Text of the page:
Only two weeks ago, as the KC Royals' tribute to retiring Lorenzo Cain neared, we speculated here that his time in Chicago might be running out for fellow former Kansas City star Eric Hosmer.
The speculation seems to have ended today. The Cubs have designated the first baseman-DH for assignment, which means there is virtually no chance he'll ever wear a Cubs uniform again.
Far more likely is that another club claims Hosmer on waivers and he tries to resurrect his now-quiet bat there, or he becomes a free agent and shops that bat on the open market. Less likely is that Hosmer, only 33, will go quietly and disappear into retirement.
What led to Chicago's decision to DFA the former KC Royals standout?
Although the Cubs haven't announced what specifically motivated them to DFA Hosmer, the decision likely had much to do with his .234/.280/.330 line, which pales in comparison to his career .276/.335/.427 mark, and his lack of production—he's hit only two homers and driven in just 14 runs in 31 games this season. He finished April batting .250 and is 4-for-22 (.182) in May.
Sadly, Hosmer's inability to hit well this year continues the downward trend his performance at the plate has taken since he elected free agency after 2017 and signed his eight-year, $144 million contract with San Diego. He hit .265 with 69 homers for the Padres before they traded him last July to Boston, where he didn't homer and batted .244 before an injury forced him out of action for the rest of the year. The Red Sox DFA'd him after the campaign ended and he signed with the Cubs in January.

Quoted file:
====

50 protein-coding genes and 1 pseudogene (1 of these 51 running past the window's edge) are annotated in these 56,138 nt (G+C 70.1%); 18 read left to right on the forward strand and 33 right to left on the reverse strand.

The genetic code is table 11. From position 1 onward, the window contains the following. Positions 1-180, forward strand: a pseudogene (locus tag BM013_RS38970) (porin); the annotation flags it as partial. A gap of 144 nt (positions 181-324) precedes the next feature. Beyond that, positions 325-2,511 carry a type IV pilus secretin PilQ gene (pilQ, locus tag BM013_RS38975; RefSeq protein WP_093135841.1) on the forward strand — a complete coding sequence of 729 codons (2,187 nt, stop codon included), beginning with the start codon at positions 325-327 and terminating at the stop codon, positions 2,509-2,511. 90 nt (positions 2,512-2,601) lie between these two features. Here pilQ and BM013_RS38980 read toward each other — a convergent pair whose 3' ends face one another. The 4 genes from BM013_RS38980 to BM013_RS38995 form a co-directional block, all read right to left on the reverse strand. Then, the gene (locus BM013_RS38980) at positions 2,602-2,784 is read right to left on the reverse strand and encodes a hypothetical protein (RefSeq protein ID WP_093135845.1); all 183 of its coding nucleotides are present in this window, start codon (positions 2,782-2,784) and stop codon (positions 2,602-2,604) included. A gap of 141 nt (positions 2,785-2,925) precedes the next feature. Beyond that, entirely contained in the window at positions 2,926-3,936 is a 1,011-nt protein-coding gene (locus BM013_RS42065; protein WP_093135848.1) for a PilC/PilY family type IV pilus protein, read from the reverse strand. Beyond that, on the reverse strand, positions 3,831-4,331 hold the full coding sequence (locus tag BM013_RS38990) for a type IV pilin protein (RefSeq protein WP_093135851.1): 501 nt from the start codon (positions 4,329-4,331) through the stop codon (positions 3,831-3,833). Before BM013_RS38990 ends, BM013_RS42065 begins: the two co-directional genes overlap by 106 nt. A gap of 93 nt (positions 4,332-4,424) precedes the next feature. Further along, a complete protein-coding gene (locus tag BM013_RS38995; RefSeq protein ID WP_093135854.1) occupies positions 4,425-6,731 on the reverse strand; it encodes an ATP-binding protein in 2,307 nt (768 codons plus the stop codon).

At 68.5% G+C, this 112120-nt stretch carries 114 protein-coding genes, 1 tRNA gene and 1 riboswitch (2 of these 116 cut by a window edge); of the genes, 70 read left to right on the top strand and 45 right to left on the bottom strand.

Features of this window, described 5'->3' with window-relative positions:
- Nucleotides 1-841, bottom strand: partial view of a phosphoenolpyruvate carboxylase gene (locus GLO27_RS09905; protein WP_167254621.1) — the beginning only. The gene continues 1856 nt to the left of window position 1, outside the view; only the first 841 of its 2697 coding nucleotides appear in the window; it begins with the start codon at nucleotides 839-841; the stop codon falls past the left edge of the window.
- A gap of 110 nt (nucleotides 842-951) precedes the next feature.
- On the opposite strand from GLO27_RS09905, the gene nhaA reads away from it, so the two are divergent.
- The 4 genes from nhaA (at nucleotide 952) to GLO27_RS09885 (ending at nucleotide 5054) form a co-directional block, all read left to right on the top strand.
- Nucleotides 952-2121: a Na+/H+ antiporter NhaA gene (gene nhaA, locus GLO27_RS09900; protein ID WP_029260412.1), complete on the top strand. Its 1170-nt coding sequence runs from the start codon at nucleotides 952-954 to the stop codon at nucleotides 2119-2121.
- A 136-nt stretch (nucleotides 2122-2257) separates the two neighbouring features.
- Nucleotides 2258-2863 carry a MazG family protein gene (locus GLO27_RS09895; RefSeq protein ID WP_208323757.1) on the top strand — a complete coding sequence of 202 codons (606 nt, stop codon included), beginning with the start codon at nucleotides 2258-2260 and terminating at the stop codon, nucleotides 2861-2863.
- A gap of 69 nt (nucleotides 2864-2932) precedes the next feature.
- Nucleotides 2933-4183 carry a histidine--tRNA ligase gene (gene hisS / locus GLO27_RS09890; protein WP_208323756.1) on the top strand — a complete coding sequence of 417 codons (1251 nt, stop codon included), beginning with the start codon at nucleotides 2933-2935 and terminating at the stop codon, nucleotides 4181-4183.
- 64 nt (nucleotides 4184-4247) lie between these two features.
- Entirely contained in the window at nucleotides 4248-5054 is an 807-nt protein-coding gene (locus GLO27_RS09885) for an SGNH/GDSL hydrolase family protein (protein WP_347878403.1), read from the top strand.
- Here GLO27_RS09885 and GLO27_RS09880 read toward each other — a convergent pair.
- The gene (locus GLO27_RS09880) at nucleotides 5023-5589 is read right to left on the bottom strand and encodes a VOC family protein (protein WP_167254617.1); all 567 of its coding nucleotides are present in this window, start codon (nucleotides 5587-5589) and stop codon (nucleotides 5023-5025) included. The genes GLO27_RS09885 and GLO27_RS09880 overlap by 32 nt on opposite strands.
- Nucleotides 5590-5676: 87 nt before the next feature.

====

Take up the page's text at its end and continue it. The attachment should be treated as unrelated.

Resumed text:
Also not helpful for Hosmer's prospects to stick with Chicago was the club's early May promotion of first base prospect Matt Mervis to the majors—Hosmer hasn't played first base since.
Should the KC Royals consider acquiring their ex-Gold Glove first baseman?
No. While the Royals could benefit from Hosmer's brand of leadership, and despite the four Gold Gloves he won during his seven Kansas City seasons, they have no place for him to play. First base is now the exclusive territory of Nick Pratto and Vinnie Pasquantino, and Hosmer's declining bat won't justify a place in the DH rotation that belongs to Pasquantino, Salvador Perez, and occasionally others. Hosmer's eventual spot in the KC club's Hall of Fame is secure, but the Royals' need for him on the field is long gone.